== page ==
Saturday, 10 January 2015 03:23
The Guardian.com: Maithripala Sirisena, the 63-year-old career politician who is now Sri Lanka’s president elect, knows how to keep his cards close to his chest.
While he was still health minister in the government of incumbent Mahinda Rajapaksa, he had dinner with the man he has just ousted the eve of the launch of his surprise campaign.
As the men tucked into a traditional Sri Lankan dinner of rice pancakes and curry, Sirisena gave no indication of what he was about to do: declare a candidacy that would unite the fragmented opposition in a high-risk gamble against entrenched and ruthless opponents.
“I felt sorry for (Rajapaksa) but could not stay anymore with a leader who had plundered the country, government and national wealth,” the president elect later said.
Rajapaksa claimed he had been “stabbed in the back.”
But the “traitor”, who was also general secretary of the Sri Lankan Freedom Party, is a canny political operator who has survived the tumultuous politics of the island nation for 25 years.
Sirisena’s first taste of activism came in 1968 when, still a teenager, he joined an anti-government rally that was organised by a communist party and broken up by a police baton charge. Three years later he was jailed for 15 months for alleged involvement in an insurrection led by Marxists.
The son of a minor landowner, Sirisena first won a seat in parliament in 1989. He negotiated shifts of power as early political patrons were marginalised to hold positions as agriculture, health and defence minister.
No one expected him to try and oust Rajapaksa. The last loyalist who made an attempt – the general who commanded the bloody but successful offensive which destroyed the violent Tamil Tiger separatist group in 2009 – ended up in prison.
Sirisena, a clean living teetotaler and practising Buddhist with a reputation for honesty and hard work, sensed an opportunity however. His own apparent probity was a contrast with an administration increasingly known for graft and nepotism, which had failed, too, to deliver benefits of brisk economic growth to Rajapaksa’s key voters in Sri Lanka: the conservative Sinhala-majority rural constituency.
Also Sinhala, Sirisena has the same rural appeal. He has a degree in agriculture and is from the ancient medieval capital Polonnaruwa in North Central Province, described as the rice bowl of Sri Lanka. If Rajapaksa, son of a successful politician, has adopted elements of peasant dress for political reasons – such as his traditional scarf – Sirisena has reportedly never been seen in a suit. Crucially, though he has none of the former president’s folksy bonhomie, he does not appear part of the Colombo political elite.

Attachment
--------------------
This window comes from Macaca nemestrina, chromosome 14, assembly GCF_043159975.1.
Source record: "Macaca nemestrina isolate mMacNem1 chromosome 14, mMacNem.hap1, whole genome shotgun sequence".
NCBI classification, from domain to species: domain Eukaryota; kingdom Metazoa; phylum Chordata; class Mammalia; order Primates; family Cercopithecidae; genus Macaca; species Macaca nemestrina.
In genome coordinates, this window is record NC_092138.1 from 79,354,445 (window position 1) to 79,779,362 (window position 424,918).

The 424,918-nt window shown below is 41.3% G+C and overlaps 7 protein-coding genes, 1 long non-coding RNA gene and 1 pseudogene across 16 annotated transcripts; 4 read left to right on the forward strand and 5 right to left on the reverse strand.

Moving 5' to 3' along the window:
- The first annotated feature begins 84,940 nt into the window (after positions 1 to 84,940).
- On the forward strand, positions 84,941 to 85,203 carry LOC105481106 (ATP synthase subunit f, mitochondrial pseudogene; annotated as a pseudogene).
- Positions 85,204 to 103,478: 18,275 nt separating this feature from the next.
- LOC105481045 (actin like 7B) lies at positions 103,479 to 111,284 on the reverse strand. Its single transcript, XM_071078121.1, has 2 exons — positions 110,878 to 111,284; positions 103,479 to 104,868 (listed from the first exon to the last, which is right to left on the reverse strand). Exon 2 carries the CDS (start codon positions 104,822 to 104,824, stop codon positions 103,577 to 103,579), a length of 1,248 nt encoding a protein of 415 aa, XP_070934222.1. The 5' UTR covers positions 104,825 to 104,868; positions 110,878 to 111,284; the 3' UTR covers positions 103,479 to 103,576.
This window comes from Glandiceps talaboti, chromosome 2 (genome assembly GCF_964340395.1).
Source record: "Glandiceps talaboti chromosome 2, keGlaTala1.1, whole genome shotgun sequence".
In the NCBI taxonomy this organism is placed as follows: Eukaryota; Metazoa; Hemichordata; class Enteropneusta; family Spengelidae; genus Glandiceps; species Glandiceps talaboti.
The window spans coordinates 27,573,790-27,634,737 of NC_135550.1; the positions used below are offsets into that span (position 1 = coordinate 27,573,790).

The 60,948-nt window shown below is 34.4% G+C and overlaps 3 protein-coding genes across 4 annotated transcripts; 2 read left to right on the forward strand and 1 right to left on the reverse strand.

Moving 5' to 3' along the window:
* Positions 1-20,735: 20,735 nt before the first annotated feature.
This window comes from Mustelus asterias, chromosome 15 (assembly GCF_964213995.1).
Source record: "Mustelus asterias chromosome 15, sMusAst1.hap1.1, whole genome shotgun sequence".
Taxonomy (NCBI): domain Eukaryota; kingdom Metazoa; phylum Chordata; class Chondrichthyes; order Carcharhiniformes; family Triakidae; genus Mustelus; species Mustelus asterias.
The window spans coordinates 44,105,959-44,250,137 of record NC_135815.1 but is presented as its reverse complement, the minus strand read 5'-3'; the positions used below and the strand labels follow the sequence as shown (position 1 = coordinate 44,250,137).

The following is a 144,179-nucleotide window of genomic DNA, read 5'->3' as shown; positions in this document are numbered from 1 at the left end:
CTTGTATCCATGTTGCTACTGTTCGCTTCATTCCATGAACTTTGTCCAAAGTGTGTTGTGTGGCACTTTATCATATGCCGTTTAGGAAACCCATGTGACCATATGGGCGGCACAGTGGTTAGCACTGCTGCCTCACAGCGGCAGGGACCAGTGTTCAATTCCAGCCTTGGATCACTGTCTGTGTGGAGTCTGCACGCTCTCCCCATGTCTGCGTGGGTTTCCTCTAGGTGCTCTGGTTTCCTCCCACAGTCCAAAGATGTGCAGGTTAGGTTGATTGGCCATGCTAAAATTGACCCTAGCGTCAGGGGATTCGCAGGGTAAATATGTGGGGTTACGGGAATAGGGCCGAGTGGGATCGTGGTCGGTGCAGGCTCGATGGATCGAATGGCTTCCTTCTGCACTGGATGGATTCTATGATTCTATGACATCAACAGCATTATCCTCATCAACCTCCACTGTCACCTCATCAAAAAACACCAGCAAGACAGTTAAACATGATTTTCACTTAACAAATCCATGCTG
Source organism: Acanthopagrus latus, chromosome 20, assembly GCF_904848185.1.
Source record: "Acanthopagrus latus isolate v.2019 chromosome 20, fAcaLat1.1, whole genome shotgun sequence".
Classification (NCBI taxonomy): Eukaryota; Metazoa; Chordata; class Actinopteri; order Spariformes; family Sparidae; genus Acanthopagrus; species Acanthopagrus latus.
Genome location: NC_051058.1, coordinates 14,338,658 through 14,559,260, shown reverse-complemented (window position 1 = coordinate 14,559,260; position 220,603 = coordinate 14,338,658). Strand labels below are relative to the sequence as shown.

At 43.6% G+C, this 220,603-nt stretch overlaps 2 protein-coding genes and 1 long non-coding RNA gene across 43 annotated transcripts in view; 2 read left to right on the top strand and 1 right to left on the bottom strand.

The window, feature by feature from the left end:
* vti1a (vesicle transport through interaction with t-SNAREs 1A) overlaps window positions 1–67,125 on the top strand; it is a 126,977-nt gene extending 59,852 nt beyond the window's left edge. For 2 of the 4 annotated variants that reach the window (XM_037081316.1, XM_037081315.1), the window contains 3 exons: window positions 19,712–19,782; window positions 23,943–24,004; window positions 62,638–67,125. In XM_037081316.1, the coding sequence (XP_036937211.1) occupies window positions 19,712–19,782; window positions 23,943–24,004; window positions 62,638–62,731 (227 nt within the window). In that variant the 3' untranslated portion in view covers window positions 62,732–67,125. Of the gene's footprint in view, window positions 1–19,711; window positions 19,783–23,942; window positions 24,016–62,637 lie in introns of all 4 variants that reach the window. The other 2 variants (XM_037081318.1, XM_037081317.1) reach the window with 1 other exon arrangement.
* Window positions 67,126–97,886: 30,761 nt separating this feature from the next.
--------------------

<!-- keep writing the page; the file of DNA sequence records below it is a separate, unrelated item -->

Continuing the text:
Sirisena’s calculation was that he could win over the key Sinhala voters by offering an alternative to the increasingly authoritarian and apparently dynastic rule of the Rajapaksa family while gaining the default vote of the country’s ethnic and religious minorities. Tamils and Muslims have been alienated by the incumbent’s hardline on post-war reconciliation and growing sectarian violence.
As today’s result shows, this was a fine judgement.
The key questions now are can the opposition alliance can hold together and keep power, and, if so, how much will Sirisena actually change?
He has pledged to rebalance executive power by reinforcing Sri Lanka’s judiciary and parliament, to fight corruption and to investigate allegations of war crimes from 2009.
He has also promised to make Ranil Wickremesinghe, a veteran opponent of the Rajapaksas and skilled political operator, prime minister.
But he is committed to the former administration’s broad economic policies and has made few concessions to the Tamil minority. This may have been for electoral reasons, or may be because he shares more with the outgoing ruler than some would like to hope.